The Metropolitan of Chisinau and All Moldova, has attacked gay marriage at a theological conference of globalisation challenges held in the country.
He said that equality between same-sex marriage and heterosexual marriage is contrary to “Christian convictions.”
The Metropolitan also expressed his conviction that politicians should be loyal to their faith above all other considerations.
“A genuine worshipper remains such both at home and at the job,” he said.
“He or she cannot take professional decisions contradicting to his or her religious convictions, and the so-called political loyalty marginalises religion, restricting it to the private life sphere only.”
95% of Moldovans are members of the Orthodox Church of Moldova, of which the Metropolitan is the head. The church remains within the Russian Orthodox Church.
Moldova is not part of the EU, but is influenced by its neighbour Romania, an EU member state since January 2007.
The small landlocked country of four million people gained independence from the Soviet Union in 1991.
Earlier this month the Parliamentary Assembly of of the Council of Europe (PACE) urged the Moldovan authorities “to ensure full respect of the fundamental rights of all minorities, including sexual minorities.”
The report of the monitoring committee about the honouring of obligations and commitments by Moldova was adopted by PACE earlier this month.
PACE rapporteurs have given over a large part of the report to violations of the right to freedom of assembly for LGBT people in Moldova.
In particular, the report states: “We deplore the fact that after a final ruling by the Supreme Court of Moldova the Chisinau authorities continue to violate the law and deprive the representatives of the LGBT community of their right to freedom of assembly.
“Such situation cannot be tolerated in a democratic state governed by the rule of law. We expect the Moldovan authorities to take all necessary measures to put an end to this practice.”
Around 20 activists attempted to march for gay rights in the Moldovan capital Chisinau last May.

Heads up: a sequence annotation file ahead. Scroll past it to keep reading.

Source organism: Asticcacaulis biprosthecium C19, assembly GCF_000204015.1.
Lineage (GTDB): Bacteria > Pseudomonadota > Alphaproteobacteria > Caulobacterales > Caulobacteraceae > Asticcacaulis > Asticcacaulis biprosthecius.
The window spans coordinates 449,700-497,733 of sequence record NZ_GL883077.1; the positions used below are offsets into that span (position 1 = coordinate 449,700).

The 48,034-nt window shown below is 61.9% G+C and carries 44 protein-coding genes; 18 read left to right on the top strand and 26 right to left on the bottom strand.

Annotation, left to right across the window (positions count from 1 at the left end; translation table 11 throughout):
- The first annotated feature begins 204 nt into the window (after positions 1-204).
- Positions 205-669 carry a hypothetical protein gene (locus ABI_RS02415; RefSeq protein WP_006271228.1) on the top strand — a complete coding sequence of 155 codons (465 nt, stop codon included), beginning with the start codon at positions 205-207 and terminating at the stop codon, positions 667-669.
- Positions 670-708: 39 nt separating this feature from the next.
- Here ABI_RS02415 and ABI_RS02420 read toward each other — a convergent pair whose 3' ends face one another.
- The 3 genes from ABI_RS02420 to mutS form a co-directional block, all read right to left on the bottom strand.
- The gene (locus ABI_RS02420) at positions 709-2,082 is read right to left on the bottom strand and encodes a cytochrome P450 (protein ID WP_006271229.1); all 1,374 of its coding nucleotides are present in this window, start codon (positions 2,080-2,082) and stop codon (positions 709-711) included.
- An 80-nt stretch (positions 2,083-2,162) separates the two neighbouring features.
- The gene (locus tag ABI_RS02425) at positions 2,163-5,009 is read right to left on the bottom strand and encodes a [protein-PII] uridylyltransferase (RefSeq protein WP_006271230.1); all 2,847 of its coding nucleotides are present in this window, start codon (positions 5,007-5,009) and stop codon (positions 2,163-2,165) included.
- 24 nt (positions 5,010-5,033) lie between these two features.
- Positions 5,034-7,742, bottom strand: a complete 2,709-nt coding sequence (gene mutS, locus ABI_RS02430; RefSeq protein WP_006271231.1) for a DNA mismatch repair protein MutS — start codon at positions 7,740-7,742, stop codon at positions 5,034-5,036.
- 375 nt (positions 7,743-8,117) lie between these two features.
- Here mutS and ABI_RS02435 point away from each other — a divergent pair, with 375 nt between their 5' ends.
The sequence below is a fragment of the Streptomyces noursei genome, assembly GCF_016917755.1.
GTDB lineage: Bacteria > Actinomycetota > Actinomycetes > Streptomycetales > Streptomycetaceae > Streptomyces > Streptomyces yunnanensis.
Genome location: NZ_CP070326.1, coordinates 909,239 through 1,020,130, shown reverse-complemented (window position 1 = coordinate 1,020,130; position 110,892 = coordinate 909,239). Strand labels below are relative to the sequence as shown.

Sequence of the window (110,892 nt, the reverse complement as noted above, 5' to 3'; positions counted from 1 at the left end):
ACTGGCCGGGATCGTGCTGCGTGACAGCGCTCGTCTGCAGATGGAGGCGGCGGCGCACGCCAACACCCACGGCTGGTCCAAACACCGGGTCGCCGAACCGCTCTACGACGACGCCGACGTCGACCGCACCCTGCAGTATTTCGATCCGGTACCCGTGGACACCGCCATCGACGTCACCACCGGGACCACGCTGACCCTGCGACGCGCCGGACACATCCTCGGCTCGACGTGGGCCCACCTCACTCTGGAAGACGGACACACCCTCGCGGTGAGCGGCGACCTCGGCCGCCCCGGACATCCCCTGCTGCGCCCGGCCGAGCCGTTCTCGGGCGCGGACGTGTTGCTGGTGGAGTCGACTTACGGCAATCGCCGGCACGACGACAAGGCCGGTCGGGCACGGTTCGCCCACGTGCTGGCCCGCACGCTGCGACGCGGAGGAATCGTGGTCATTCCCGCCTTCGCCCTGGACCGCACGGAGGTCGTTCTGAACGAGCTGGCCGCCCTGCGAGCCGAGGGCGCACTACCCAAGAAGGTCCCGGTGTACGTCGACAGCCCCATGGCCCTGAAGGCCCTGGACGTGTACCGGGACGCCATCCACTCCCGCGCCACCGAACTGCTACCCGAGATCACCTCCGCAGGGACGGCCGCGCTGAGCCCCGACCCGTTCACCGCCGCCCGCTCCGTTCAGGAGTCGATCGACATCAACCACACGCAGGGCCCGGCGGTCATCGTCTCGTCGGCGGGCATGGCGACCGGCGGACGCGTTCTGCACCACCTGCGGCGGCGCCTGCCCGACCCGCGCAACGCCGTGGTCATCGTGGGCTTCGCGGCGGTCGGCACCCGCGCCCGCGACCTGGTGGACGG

People threw eggs at the gay Pride marchers, and the police stopped them from laying flowers at the Monument to the Victims of Repression.
A government committee had banned the march on the grounds that it could pose a public disorder threat, that it would promote sexual propaganda and that it would undermine Moldovan Christian values.
The decision was despite the ruling of the Moldovan Supreme Court last December that a previous ban on the LGBT Pride march was illegal.
It was the third year in a row that Moldovan authorities banned the gay Pride march in the capital.
Last month the country’s Supreme Court reiterated its previous position that the refusal by the Chisinau City Hall to authorise the march violates Moldovan law on the freedom of assembly, the Moldovan Constitution and the European Convention for Human Rights.
“We do not ask for special rights, but for equal rights,” said Alexei Marcicov, President of Molovan LGBT organisation Genderdoc-M in response to the PACE resolution.
“Prohibiting public manifestations for LGBT people is an act of direct discrimination, prohibited under international conventions Moldova is a party of.
“It is particularly appalling that the city authorities have neglected by now two decisions in our favour of the Supreme Court, causing us to seek justice in the European Court for Human Rights.”
The 47-member Council of Europe predates the EU.
It promotes and protects democracy, educational and sporting co-operation and created the European Court of Human Rights.
The UK delegation to the Parliamentary Assembly of the Council of Europe was led by former Deputy Prime Minister John Prescott.
He joined parliamentarians from all the assembly’s major political groups saying that any dialogue between cultures and religions must be based on mutual respect and tolerance.